Most of us know the story of the Prodigal Son. The prodigal son is rebellious, takes advantage of his inheritance, squanders everything, realizes his enormous/ selfish mistake, makes the long journey back to his father’s house, expects to be treated like a slave, but instead (and we all love this part) his father sees him from a distance and runs with open arms to embrace him. All is well; all is forgiven. A party is thrown to celebrate his return! The father’s son is alive! 

Everyone is excited… except one: the obedient son.

Growing up, this parallel to the Father’s acceptance and forgiveness for us moved me. I loved the idea of always being embraced despite my shortcomings. However, I need to admit, it is the obedient son’s story that I connected with most.

I grew up known as the “good girl.” I accepted Christ at 5 years old, I loved Jesus wholeheartedly, my parents were my youth pastors for years, I sacrificed dreams of attending university to go to Bible school, I saved sex for marriage– you get the idea. 

So, as I read this story of a man who knowingly made all of the wrong choices, yet was still given so much, I felt the brother’s response of “… I have never neglected a command of yours; and yet you have never given me a young goat to celebrate with my friends; but when this son of yours came, who has devoured your wealth with prostitutes, you killed the fattened calf for him!” was totally justified. I mean, he did all of the right things!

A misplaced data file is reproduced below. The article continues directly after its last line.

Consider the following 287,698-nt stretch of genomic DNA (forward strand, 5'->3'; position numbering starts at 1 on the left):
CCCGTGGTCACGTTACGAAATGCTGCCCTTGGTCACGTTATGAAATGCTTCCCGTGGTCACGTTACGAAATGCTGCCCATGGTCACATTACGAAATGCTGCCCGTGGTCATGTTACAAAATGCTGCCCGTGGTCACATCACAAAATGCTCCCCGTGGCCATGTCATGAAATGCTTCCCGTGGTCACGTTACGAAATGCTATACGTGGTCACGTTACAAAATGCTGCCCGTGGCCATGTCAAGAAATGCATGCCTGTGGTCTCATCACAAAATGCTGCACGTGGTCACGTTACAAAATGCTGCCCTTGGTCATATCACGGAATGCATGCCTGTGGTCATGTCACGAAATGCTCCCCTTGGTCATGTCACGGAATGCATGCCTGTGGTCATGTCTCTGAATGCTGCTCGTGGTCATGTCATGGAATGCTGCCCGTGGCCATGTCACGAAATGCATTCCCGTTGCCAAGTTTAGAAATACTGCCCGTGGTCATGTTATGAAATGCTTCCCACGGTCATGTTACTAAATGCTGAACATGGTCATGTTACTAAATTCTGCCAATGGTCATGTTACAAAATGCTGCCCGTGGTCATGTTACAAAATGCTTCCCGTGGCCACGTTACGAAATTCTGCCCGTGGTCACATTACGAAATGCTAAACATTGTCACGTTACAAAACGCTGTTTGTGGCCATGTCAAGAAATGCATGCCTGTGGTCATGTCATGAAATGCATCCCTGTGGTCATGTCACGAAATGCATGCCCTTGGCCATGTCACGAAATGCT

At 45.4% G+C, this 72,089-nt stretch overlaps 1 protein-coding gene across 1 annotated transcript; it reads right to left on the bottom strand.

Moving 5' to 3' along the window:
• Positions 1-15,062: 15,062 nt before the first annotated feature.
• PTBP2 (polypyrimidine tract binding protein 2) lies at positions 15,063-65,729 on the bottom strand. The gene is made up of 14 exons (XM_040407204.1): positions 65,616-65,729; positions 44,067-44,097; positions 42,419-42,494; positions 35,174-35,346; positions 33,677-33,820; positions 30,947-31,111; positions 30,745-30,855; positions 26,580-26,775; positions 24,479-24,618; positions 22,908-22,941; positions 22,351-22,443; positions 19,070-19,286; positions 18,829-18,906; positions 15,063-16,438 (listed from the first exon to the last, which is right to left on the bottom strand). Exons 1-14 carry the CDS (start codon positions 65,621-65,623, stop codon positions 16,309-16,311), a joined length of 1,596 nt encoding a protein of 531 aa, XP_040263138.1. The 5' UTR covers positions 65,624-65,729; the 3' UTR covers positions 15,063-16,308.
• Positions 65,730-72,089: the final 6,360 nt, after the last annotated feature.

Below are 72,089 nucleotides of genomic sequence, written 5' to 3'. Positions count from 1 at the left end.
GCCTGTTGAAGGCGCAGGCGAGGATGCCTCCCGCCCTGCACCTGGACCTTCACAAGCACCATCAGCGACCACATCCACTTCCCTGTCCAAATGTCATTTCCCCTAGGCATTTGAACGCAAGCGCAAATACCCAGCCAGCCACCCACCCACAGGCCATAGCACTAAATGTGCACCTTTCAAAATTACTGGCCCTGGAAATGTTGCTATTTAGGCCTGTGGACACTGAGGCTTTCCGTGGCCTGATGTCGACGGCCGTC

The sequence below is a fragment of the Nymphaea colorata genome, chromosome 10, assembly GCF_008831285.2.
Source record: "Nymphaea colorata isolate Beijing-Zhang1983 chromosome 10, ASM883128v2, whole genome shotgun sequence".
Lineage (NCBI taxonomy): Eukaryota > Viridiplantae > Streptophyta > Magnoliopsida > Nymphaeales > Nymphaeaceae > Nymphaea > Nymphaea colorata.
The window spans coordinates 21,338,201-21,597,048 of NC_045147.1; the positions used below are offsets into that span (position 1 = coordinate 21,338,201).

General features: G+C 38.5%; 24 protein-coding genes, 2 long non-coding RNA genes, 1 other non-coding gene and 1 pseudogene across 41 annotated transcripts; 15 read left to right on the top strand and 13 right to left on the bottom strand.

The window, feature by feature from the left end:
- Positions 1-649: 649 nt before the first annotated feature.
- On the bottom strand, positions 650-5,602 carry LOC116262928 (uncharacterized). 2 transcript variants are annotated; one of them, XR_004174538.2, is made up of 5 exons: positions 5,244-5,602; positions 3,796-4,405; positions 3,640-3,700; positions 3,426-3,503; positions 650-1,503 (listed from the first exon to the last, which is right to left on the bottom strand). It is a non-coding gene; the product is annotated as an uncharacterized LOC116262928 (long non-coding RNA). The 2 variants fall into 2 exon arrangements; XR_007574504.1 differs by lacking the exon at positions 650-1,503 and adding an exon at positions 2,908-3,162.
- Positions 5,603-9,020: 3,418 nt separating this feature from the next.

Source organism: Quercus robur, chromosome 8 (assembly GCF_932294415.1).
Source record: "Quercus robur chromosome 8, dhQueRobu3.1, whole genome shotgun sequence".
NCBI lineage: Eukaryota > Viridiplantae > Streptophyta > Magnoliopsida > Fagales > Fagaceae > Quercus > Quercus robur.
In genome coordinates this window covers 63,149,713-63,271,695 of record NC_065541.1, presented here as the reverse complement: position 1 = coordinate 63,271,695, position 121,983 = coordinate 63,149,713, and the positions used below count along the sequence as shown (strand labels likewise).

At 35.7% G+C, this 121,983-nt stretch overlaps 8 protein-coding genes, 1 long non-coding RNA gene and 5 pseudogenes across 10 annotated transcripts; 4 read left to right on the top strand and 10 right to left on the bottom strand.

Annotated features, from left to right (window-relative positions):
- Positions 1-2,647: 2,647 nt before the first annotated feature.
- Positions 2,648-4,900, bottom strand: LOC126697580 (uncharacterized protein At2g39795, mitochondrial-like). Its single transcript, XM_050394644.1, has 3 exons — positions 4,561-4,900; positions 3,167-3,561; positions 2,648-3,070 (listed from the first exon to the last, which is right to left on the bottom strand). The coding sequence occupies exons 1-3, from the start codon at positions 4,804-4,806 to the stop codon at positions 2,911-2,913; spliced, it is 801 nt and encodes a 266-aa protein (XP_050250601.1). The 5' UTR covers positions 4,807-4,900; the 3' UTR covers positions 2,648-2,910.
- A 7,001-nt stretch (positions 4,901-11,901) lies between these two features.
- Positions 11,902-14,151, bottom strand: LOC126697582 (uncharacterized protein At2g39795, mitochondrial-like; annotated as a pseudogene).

Where was his reward? What’s the point of doing right if you aren’t celebrated like the sinners who decide they’re done sinning?

I can remember reading this passage growing up and feeling angry. What if God never rewarded me for being the “good girl?”  Were all of my choices pointless and without merit? Imagine holding up our good deeds to God and saying, “Um, hello, does this not impress you?” 

I was 24 when the father’s response to the obedient son’s complaints finally settled my worries and fears.

“‘Son, you have always been with me, and all that is mine is yours.”

The greatest reward of remaining in the father’s house is His presence. The obedient son had all the opportunity in the world to be near his father, something the prodigal son chose to go without. In His goodness, God also promises that all He has is for the claiming. He never withholds one good thing from us. But when we have our eyes set on how we compare to others, we will always be blind to the glories of His presence and fulfillment of His promises. 

Realizing this also releases us to celebrate others! The father says the prodigal son was lost and dead, but was now found and living, which is amazing! But the obedient son couldn’t celebrate because he was too preoccupied with what he viewed as a disservice to all of his good deeds. Had he removed his focus from himself, he could see the Father was there all along and that the prodigal son’s return didn’t negate that, but instead the event gave him one more reason to serve his incredible, gracious, merciful father.

Be encouraged today that not one thing goes unseen by your heavenly father and that He is always near. When others are in a season of blessings and celebrating, celebrate with them! Don’t miss an opportunity to party.

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